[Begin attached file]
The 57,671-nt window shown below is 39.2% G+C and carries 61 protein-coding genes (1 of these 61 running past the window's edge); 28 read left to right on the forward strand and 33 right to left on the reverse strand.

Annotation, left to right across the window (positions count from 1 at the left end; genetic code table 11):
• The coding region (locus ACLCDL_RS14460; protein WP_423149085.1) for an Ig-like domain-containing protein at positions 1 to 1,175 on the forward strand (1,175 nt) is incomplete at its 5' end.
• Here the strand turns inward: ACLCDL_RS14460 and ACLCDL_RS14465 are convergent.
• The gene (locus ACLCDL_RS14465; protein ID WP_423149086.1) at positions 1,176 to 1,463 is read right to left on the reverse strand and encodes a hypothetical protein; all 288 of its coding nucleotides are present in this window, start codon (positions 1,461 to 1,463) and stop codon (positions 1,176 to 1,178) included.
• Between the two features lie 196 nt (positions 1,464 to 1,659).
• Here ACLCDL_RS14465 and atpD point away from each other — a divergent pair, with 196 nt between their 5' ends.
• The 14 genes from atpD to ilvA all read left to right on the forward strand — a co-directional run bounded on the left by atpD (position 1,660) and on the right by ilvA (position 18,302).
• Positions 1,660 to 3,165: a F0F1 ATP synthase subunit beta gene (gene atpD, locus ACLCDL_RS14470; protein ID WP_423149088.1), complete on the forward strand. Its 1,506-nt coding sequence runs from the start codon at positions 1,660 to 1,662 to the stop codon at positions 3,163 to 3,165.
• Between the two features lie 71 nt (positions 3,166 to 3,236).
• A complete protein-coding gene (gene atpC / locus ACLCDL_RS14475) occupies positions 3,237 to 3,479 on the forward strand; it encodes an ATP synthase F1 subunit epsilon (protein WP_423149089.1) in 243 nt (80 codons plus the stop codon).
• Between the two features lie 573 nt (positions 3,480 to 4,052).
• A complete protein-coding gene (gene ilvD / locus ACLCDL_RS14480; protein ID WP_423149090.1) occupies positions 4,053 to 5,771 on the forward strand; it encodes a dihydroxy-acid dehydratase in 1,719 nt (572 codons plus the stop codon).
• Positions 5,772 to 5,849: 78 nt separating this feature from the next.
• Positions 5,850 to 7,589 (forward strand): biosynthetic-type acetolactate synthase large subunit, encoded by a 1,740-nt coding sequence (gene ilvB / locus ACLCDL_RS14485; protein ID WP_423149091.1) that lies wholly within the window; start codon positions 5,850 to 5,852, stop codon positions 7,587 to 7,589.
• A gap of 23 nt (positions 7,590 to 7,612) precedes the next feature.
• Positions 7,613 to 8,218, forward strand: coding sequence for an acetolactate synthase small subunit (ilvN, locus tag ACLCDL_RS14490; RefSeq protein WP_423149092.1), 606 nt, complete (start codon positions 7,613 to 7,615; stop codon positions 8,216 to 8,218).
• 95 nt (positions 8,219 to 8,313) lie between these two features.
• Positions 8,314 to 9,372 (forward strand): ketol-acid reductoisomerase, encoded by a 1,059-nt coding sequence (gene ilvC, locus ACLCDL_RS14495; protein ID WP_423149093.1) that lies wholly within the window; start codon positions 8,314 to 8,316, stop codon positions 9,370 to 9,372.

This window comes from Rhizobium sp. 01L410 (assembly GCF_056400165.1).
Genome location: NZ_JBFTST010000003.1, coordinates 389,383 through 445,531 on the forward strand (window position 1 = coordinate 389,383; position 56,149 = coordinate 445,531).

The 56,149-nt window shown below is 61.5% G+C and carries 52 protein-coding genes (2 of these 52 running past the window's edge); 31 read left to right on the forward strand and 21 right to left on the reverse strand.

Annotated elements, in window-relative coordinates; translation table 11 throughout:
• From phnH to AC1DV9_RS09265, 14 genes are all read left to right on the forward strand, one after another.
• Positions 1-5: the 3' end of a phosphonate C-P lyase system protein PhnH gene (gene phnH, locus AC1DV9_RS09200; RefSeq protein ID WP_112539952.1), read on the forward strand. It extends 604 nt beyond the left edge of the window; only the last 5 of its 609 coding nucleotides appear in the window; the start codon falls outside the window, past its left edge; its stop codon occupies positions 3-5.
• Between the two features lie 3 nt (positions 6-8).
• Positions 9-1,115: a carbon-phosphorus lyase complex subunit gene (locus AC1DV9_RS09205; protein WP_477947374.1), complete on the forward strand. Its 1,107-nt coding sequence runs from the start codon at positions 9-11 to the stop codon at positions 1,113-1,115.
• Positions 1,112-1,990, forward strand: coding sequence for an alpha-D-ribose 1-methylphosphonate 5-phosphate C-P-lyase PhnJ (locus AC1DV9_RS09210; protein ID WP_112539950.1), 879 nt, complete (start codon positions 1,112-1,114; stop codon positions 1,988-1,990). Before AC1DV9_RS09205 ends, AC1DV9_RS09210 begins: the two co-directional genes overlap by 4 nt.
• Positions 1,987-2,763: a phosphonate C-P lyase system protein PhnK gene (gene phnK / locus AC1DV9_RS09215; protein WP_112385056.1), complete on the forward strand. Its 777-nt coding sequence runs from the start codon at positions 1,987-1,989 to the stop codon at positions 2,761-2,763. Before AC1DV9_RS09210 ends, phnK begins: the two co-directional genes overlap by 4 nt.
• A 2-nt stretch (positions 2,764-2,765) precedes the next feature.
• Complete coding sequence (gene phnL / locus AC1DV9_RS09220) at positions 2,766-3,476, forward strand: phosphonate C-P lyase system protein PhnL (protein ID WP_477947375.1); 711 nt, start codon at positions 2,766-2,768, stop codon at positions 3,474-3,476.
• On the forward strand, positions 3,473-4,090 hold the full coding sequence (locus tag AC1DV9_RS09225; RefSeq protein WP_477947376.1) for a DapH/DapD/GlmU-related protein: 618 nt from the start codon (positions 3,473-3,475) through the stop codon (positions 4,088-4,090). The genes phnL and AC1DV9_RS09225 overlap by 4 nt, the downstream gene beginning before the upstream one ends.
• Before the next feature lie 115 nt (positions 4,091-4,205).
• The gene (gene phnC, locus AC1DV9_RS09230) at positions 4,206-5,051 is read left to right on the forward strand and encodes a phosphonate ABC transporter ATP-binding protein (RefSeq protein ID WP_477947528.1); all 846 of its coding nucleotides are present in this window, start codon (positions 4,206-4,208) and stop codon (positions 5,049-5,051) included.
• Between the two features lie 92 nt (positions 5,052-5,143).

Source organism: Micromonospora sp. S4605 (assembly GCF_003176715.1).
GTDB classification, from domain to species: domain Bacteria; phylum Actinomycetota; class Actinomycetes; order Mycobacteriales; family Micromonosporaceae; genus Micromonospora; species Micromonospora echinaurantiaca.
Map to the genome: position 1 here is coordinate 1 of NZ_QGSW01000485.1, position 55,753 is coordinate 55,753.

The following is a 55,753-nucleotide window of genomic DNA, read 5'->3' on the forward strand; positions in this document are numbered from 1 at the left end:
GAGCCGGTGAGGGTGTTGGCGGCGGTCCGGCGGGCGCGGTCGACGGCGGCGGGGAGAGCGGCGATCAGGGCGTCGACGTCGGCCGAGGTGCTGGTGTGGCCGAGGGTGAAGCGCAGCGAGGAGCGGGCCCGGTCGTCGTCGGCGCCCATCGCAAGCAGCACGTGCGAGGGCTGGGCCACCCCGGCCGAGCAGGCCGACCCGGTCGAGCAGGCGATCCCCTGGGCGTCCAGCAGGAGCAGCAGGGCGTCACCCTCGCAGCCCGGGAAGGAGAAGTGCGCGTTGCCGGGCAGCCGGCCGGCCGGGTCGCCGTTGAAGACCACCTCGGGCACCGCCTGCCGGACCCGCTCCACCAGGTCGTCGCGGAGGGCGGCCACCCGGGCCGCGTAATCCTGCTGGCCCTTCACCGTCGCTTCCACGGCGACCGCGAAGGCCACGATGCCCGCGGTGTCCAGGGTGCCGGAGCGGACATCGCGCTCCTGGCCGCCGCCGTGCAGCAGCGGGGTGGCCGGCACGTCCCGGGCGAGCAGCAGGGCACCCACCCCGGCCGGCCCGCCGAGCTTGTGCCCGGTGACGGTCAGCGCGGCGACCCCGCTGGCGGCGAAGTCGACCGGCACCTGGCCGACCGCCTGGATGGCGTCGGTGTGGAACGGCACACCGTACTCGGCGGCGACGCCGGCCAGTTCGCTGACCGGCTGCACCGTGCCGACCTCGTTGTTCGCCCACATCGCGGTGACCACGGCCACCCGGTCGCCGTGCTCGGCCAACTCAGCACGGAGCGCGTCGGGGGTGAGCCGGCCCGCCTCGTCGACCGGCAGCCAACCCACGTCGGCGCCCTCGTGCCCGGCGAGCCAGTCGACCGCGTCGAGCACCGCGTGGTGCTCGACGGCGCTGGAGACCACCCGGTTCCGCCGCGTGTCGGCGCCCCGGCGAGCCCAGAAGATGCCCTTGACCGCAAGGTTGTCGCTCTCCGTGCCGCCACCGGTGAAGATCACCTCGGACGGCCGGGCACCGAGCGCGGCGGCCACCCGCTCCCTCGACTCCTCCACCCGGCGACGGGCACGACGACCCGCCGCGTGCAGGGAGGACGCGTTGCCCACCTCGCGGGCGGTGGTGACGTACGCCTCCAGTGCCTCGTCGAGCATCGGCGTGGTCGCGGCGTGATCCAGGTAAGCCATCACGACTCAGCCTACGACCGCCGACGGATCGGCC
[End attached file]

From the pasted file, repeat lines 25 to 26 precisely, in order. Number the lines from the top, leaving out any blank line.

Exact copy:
• Positions 1-5: the 3' end of a phosphonate C-P lyase system protein PhnH gene (gene phnH, locus AC1DV9_RS09200; RefSeq protein ID WP_112539952.1), read on the forward strand. It extends 604 nt beyond the left edge of the window; only the last 5 of its 609 coding nucleotides appear in the window; the start codon falls outside the window, past its left edge; its stop codon occupies positions 3-5.
• Between the two features lie 3 nt (positions 6-8).